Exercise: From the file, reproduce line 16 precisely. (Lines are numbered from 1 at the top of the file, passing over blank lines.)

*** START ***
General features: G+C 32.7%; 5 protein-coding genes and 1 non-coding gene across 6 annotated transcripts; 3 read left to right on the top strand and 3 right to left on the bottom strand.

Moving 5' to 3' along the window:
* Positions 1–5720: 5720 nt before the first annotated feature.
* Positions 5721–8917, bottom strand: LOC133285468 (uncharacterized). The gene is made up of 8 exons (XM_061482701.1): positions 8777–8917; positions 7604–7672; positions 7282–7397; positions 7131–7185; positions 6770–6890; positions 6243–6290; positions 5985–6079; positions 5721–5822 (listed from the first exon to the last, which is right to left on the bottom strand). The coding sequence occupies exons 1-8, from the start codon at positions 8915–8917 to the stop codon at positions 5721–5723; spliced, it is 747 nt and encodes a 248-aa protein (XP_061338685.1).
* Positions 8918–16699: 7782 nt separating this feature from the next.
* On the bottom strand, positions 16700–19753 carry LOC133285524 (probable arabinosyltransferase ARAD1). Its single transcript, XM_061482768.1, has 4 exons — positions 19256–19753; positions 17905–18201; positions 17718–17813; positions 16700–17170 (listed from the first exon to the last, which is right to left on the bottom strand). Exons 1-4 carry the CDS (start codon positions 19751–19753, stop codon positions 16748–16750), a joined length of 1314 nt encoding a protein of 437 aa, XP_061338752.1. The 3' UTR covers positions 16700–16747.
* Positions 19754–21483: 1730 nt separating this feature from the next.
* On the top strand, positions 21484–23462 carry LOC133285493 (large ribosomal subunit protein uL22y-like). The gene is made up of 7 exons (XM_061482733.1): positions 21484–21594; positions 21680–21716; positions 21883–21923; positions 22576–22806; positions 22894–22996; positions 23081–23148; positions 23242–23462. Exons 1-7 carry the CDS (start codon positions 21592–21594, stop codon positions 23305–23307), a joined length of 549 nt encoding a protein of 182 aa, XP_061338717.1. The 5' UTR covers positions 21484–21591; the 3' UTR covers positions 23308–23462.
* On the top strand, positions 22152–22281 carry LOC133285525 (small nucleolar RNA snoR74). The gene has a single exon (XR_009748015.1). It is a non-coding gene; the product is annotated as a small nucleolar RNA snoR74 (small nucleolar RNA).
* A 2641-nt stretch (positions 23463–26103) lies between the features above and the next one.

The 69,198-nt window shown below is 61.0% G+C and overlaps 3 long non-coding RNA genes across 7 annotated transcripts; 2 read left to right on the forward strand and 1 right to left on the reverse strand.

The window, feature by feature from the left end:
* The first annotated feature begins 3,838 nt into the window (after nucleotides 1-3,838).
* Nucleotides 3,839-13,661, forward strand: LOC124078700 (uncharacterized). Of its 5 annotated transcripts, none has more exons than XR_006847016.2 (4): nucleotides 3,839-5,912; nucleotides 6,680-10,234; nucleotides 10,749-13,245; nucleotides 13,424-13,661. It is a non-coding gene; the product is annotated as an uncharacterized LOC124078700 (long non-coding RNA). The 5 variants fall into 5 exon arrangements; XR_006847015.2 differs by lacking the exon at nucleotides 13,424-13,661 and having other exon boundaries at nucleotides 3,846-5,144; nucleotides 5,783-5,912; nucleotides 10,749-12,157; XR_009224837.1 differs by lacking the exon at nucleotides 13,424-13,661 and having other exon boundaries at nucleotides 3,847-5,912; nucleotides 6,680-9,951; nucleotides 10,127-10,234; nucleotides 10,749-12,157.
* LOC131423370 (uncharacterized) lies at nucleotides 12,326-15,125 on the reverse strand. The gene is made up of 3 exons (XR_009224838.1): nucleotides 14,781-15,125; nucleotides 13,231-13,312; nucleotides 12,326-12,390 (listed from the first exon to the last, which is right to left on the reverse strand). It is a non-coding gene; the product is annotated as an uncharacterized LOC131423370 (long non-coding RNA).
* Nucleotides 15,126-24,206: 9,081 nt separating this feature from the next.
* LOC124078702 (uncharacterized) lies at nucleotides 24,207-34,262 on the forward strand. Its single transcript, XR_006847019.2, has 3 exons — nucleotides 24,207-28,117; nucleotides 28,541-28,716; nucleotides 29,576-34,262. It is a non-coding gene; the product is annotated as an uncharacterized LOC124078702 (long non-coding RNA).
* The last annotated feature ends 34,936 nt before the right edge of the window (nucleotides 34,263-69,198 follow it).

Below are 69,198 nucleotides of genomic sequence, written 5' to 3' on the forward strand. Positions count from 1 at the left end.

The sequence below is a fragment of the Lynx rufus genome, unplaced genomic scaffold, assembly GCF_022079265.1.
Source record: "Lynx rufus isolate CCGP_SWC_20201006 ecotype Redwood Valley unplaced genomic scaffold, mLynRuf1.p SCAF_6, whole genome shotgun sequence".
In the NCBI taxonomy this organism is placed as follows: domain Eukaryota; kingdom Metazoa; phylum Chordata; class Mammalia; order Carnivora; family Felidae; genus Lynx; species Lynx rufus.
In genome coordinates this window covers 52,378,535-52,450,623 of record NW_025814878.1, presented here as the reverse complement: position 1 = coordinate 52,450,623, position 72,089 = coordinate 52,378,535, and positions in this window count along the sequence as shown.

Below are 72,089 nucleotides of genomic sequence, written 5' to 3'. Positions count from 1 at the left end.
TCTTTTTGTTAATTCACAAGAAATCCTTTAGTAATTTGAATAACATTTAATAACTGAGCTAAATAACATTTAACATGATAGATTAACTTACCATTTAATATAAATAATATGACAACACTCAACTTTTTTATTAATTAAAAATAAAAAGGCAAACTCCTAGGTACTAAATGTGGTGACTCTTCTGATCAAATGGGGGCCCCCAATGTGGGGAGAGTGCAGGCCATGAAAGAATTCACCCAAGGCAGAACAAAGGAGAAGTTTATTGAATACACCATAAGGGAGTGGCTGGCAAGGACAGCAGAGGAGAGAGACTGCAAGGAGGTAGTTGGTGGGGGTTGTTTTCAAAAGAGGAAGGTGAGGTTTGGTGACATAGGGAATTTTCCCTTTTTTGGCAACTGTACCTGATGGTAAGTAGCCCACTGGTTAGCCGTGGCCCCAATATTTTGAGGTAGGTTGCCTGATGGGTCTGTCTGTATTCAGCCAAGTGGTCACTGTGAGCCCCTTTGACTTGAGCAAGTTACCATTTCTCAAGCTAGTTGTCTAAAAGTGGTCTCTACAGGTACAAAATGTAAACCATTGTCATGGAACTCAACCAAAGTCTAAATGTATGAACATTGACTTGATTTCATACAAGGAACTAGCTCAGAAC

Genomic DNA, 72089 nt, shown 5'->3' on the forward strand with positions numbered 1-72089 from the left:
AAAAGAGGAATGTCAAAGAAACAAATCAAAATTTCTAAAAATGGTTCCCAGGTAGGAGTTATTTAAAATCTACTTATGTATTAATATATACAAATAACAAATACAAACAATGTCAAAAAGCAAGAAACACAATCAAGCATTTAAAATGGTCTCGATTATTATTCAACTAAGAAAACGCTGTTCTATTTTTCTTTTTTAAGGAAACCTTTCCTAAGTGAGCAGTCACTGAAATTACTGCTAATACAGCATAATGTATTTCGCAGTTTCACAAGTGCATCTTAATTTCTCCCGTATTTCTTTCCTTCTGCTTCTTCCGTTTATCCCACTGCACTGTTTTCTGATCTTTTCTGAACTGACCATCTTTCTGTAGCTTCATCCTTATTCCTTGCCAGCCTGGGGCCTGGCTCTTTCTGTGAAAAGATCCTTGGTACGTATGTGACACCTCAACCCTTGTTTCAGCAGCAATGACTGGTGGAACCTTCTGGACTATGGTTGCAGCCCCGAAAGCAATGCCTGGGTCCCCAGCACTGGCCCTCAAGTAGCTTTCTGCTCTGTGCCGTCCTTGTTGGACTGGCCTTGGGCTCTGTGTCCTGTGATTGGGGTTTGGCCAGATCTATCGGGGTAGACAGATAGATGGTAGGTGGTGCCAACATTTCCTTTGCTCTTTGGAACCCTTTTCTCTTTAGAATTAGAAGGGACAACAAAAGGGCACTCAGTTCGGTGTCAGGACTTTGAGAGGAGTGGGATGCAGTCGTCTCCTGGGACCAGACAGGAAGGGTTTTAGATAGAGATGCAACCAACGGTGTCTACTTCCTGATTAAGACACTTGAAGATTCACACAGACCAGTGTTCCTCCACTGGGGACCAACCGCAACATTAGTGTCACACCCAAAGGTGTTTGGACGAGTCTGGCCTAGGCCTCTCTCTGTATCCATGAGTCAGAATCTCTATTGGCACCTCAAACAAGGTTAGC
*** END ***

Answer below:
* Nucleotides 15,126-24,206: 9,081 nt separating this feature from the next.